This is more like it. The World Trade Center PATH Terminal by Santiago Calatrava, the renowned Spanish architect and engineer, is what we should have at ground zero. Not modified suburban malls with water fountains, but a major cultural contribution to our city.
Here is how it happened: The Port Authority of New York and New Jersey, acting on its own, invited qualified professionals to apply for the job and selected Mr. Calatrava, the presiding master builder of bridges, airports and rail stations. No jury. No pandering to populism. No public performances. Alternate proposals were not displayed and debated. The result was presented, and the reaction has been appropriately ecstatic.
Too bad the memorial hasn't turned out so well. But then, the process was different. An open competition, ballyhooed as a democratic, grass-roots enterprise, elicited 5,201 entries from around the world, which the jury, stuck with those choices, dutifully whittled down to eight mediocre finalists, and later to three. Notwithstanding all the noble rhetoric about the openness of the competition, jurors then did what was necessary: they demanded changes and help from outside experts. The design by Michael Arad, a young architect with the New York City Housing Authority, won only after he brought on Peter Walker, a well-known veteran landscape architect from Berkeley, Calif., as a full partner. Mr. Walker had an idea about how to make Mr. Arad's concept more winning; he turned the rough and barren plaza, centered on two voids where the towers used to be, into an orchestrated grove of sycamore, locust and linden trees.
But perhaps more important, Mr. Walker had a 45-year track record. During that time he has headed his own firm ó working on Millennium Park for the Sydney Olympics, on a large fountain at Harvard, on the Toyota Museum and on Disney City in Orlando, Fla. ó and served as chairman of the departments of landscape architecture at Harvard and at the University of California at Berkeley. His inclusion enhanced public confidence and satisfied jurors.
Call this tactic elitism, if you want. I did, writing in Arts & Leisure in December that jurors should scrap the populist palaver and seek out better ideas from the most talented people they could find. Elitism is an incendiary word. When the article appeared, the jury bristled. "Smug cultural superiority" was reportedly how one juror reacted. With art, however, elitism is a blunt term for expertise. And clearly the jury wanted that quality: as Vartan Gregorian, its chairman, put it after the winning design was announced: "Without Walker there would be no Arad."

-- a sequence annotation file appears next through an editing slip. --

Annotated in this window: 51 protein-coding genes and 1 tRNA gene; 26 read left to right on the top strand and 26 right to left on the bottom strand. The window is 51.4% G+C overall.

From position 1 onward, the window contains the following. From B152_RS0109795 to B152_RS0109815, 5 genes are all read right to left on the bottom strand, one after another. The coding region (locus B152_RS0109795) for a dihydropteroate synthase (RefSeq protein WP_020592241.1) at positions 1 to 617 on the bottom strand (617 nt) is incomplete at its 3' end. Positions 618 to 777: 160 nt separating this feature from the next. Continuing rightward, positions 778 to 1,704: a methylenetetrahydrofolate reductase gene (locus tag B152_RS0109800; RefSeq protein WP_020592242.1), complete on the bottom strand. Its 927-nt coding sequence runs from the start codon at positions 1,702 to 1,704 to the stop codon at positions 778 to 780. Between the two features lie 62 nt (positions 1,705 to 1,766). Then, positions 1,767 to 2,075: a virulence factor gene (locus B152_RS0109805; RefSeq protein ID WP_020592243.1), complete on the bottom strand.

Then public attention moved on. We're a distracted and impatient society. It was similar with the evolution of ground zero's signature tower. Daniel Libeskind, who has never built a skyscraper, proposed a design with big problems. The developer felt nervous and insisted on involving his own expert on high-rise architecture, David M. Childs, of Skidmore, Owings & Merrill, who has built many skyscrapers. Mr. Libeskind was ordered to work with Mr. Childs. Their joint design turned out to look better than expected.
So, two nominally public processes, altered by the authoritative imposition of outside expertise, produced plans that have come as a relief to many people who feared the worst. Relief. Not, on the whole, as with Mr. Calatrava's work, ecstasy.
Ironing out the details of the memorial will now require experts besides Mr. Walker to join in: engineers, horticulturists, electricians, plumbers. According to the plan, water is supposed to drop from the plaza into reflecting pools matching the tower footprints, then again into smaller rectangular shafts even deeper down. Visitors will be able to descend below ground to see a museum of artifacts. Mr. Arad has said he doesn't want any glass between the water and the public in those spaces.
But as Eric Lipton reported in The New York Times last weekend, cold, wind and ice are among various predictable problems that the design faces. Many public fountains don't function. They are pathetic. This memorial should be inspiring and haunting. The plan has already been significantly altered from its original scheme with the changes by Mr. Walker and now requires further practical modifications. It's not clear how much its eventual form will resemble the design we've been shown.